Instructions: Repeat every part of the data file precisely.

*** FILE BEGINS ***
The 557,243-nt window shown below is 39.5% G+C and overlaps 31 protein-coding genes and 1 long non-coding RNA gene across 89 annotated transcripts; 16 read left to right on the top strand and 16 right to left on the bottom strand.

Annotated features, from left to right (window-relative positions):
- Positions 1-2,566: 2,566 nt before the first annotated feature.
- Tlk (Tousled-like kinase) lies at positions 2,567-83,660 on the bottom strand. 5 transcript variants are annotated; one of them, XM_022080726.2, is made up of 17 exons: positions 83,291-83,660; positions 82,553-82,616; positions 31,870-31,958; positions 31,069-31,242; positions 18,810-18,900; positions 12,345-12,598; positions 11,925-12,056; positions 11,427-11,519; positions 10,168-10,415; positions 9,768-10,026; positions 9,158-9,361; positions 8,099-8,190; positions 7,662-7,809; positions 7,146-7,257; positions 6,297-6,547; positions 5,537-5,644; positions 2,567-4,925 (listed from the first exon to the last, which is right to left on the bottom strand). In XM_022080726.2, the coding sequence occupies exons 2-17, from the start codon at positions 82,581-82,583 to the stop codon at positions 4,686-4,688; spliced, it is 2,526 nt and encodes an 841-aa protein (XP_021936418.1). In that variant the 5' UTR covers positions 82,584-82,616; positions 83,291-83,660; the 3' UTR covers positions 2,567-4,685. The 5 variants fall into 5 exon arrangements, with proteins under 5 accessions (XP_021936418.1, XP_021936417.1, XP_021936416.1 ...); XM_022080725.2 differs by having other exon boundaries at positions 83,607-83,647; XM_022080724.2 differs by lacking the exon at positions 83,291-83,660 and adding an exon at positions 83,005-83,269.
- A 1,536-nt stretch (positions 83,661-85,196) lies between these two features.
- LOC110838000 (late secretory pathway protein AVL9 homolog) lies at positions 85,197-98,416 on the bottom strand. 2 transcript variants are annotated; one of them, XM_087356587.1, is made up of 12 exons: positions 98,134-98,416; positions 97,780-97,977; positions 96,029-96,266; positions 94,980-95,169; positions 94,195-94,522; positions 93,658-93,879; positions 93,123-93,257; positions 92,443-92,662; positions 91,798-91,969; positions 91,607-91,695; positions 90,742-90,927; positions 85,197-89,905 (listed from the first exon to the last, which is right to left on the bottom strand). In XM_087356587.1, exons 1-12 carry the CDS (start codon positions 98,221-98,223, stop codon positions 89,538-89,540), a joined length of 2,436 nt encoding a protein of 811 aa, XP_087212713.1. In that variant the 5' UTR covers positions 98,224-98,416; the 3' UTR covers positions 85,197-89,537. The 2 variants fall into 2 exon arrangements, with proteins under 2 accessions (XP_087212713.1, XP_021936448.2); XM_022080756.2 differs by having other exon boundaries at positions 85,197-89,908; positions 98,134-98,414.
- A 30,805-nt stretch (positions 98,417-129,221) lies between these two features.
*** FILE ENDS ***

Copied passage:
The 557,243-nt window shown below is 39.5% G+C and overlaps 31 protein-coding genes and 1 long non-coding RNA gene across 89 annotated transcripts; 16 read left to right on the top strand and 16 right to left on the bottom strand.

Annotated features, from left to right (window-relative positions):
- Positions 1-2,566: 2,566 nt before the first annotated feature.
- Tlk (Tousled-like kinase) lies at positions 2,567-83,660 on the bottom strand. 5 transcript variants are annotated; one of them, XM_022080726.2, is made up of 17 exons: positions 83,291-83,660; positions 82,553-82,616; positions 31,870-31,958; positions 31,069-31,242; positions 18,810-18,900; positions 12,345-12,598; positions 11,925-12,056; positions 11,427-11,519; positions 10,168-10,415; positions 9,768-10,026; positions 9,158-9,361; positions 8,099-8,190; positions 7,662-7,809; positions 7,146-7,257; positions 6,297-6,547; positions 5,537-5,644; positions 2,567-4,925 (listed from the first exon to the last, which is right to left on the bottom strand). In XM_022080726.2, the coding sequence occupies exons 2-17, from the start codon at positions 82,581-82,583 to the stop codon at positions 4,686-4,688; spliced, it is 2,526 nt and encodes an 841-aa protein (XP_021936418.1). In that variant the 5' UTR covers positions 82,584-82,616; positions 83,291-83,660; the 3' UTR covers positions 2,567-4,685. The 5 variants fall into 5 exon arrangements, with proteins under 5 accessions (XP_021936418.1, XP_021936417.1, XP_021936416.1 ...); XM_022080725.2 differs by having other exon boundaries at positions 83,607-83,647; XM_022080724.2 differs by lacking the exon at positions 83,291-83,660 and adding an exon at positions 83,005-83,269.
- A 1,536-nt stretch (positions 83,661-85,196) lies between these two features.
- LOC110838000 (late secretory pathway protein AVL9 homolog) lies at positions 85,197-98,416 on the bottom strand. 2 transcript variants are annotated; one of them, XM_087356587.1, is made up of 12 exons: positions 98,134-98,416; positions 97,780-97,977; positions 96,029-96,266; positions 94,980-95,169; positions 94,195-94,522; positions 93,658-93,879; positions 93,123-93,257; positions 92,443-92,662; positions 91,798-91,969; positions 91,607-91,695; positions 90,742-90,927; positions 85,197-89,905 (listed from the first exon to the last, which is right to left on the bottom strand). In XM_087356587.1, exons 1-12 carry the CDS (start codon positions 98,221-98,223, stop codon positions 89,538-89,540), a joined length of 2,436 nt encoding a protein of 811 aa, XP_087212713.1. In that variant the 5' UTR covers positions 98,224-98,416; the 3' UTR covers positions 85,197-89,537. The 2 variants fall into 2 exon arrangements, with proteins under 2 accessions (XP_087212713.1, XP_021936448.2); XM_022080756.2 differs by having other exon boundaries at positions 85,197-89,908; positions 98,134-98,414.
- A 30,805-nt stretch (positions 98,417-129,221) lies between these two features.